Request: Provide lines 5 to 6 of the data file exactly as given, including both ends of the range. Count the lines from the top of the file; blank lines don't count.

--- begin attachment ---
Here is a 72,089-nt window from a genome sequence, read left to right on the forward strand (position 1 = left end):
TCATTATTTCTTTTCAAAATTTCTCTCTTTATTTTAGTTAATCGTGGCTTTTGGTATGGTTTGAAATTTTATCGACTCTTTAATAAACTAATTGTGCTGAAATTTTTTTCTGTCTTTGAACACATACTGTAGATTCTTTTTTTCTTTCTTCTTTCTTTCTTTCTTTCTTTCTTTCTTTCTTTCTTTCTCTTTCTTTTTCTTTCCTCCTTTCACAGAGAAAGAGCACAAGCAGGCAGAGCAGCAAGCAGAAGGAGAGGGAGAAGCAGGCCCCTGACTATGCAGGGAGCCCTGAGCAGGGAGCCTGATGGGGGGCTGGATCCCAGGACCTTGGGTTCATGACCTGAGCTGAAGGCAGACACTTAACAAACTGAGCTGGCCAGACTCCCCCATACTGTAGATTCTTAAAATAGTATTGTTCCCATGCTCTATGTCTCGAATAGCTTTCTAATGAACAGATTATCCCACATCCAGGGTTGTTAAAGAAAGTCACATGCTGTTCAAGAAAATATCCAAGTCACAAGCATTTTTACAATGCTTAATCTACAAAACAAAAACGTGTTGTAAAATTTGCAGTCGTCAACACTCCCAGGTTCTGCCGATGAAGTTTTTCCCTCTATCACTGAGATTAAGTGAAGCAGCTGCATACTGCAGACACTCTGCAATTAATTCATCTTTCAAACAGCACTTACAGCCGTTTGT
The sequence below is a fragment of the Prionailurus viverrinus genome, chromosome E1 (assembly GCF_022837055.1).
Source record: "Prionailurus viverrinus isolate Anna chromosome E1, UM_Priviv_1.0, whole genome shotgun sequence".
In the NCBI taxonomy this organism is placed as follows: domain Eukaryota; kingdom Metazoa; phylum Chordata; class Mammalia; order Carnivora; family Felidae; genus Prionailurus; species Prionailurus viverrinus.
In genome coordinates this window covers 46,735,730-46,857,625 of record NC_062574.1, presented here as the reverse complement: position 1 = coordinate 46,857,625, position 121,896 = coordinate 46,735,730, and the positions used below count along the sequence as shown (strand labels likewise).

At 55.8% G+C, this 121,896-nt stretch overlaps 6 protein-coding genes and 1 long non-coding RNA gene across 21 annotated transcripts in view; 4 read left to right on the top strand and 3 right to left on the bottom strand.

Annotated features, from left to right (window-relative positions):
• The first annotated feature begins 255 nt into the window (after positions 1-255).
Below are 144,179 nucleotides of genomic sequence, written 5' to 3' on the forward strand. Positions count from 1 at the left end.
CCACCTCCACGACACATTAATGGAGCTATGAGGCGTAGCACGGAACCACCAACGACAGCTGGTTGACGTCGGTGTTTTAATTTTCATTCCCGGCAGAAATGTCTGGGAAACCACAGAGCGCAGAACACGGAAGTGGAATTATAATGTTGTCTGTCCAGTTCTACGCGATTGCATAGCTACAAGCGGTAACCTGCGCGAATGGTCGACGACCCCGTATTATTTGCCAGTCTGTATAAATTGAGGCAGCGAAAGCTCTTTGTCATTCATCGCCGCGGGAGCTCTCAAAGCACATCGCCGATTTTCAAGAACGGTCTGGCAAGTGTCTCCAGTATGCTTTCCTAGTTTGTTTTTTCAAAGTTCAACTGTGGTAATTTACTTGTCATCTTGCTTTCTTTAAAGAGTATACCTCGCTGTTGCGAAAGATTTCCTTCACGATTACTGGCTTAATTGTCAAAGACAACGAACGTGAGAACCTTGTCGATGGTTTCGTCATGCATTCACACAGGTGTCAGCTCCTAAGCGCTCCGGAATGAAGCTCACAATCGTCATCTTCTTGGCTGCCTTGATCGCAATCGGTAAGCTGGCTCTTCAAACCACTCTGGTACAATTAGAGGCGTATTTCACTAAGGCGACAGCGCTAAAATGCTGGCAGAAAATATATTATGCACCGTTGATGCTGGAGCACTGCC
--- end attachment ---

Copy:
In the NCBI taxonomy this organism is placed as follows: domain Eukaryota; kingdom Metazoa; phylum Chordata; class Mammalia; order Carnivora; family Felidae; genus Prionailurus; species Prionailurus viverrinus.
In genome coordinates this window covers 46,735,730-46,857,625 of record NC_062574.1, presented here as the reverse complement: position 1 = coordinate 46,857,625, position 121,896 = coordinate 46,735,730, and the positions used below count along the sequence as shown (strand labels likewise).